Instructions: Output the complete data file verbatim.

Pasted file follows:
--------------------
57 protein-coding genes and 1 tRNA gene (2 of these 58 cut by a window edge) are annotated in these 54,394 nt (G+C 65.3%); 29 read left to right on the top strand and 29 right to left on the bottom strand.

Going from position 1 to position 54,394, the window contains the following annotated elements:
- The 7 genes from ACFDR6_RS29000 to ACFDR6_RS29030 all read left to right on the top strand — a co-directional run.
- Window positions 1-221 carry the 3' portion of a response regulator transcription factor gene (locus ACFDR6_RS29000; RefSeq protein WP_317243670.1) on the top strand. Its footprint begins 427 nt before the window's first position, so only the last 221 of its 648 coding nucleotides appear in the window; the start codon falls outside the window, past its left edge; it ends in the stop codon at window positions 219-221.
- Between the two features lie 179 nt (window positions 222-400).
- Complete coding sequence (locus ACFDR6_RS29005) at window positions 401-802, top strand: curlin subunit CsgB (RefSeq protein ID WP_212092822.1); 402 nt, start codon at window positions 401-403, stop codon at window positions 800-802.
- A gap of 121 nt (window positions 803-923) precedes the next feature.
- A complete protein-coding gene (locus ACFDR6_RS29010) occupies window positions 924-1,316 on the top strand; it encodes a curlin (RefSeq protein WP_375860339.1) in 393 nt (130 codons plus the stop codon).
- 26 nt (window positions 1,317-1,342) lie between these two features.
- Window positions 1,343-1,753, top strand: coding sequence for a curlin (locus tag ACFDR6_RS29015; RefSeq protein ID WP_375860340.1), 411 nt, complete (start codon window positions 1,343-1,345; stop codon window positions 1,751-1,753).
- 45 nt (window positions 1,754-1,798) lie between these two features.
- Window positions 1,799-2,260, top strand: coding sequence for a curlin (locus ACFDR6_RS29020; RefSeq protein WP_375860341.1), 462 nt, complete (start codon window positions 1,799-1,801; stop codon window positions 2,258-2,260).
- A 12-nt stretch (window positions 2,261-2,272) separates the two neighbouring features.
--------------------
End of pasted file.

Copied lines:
57 protein-coding genes and 1 tRNA gene (2 of these 58 cut by a window edge) are annotated in these 54,394 nt (G+C 65.3%); 29 read left to right on the top strand and 29 right to left on the bottom strand.

Going from position 1 to position 54,394, the window contains the following annotated elements:
- The 7 genes from ACFDR6_RS29000 to ACFDR6_RS29030 all read left to right on the top strand — a co-directional run.
- Window positions 1-221 carry the 3' portion of a response regulator transcription factor gene (locus ACFDR6_RS29000; RefSeq protein WP_317243670.1) on the top strand. Its footprint begins 427 nt before the window's first position, so only the last 221 of its 648 coding nucleotides appear in the window; the start codon falls outside the window, past its left edge; it ends in the stop codon at window positions 219-221.
- Between the two features lie 179 nt (window positions 222-400).
- Complete coding sequence (locus ACFDR6_RS29005) at window positions 401-802, top strand: curlin subunit CsgB (RefSeq protein ID WP_212092822.1); 402 nt, start codon at window positions 401-403, stop codon at window positions 800-802.
- A gap of 121 nt (window positions 803-923) precedes the next feature.
- A complete protein-coding gene (locus ACFDR6_RS29010) occupies window positions 924-1,316 on the top strand; it encodes a curlin (RefSeq protein WP_375860339.1) in 393 nt (130 codons plus the stop codon).
- 26 nt (window positions 1,317-1,342) lie between these two features.
- Window positions 1,343-1,753, top strand: coding sequence for a curlin (locus tag ACFDR6_RS29015; RefSeq protein ID WP_375860340.1), 411 nt, complete (start codon window positions 1,343-1,345; stop codon window positions 1,751-1,753).
- 45 nt (window positions 1,754-1,798) lie between these two features.
- Window positions 1,799-2,260, top strand: coding sequence for a curlin (locus ACFDR6_RS29020; RefSeq protein WP_375860341.1), 462 nt, complete (start codon window positions 1,799-1,801; stop codon window positions 2,258-2,260).
- A 12-nt stretch (window positions 2,261-2,272) separates the two neighbouring features.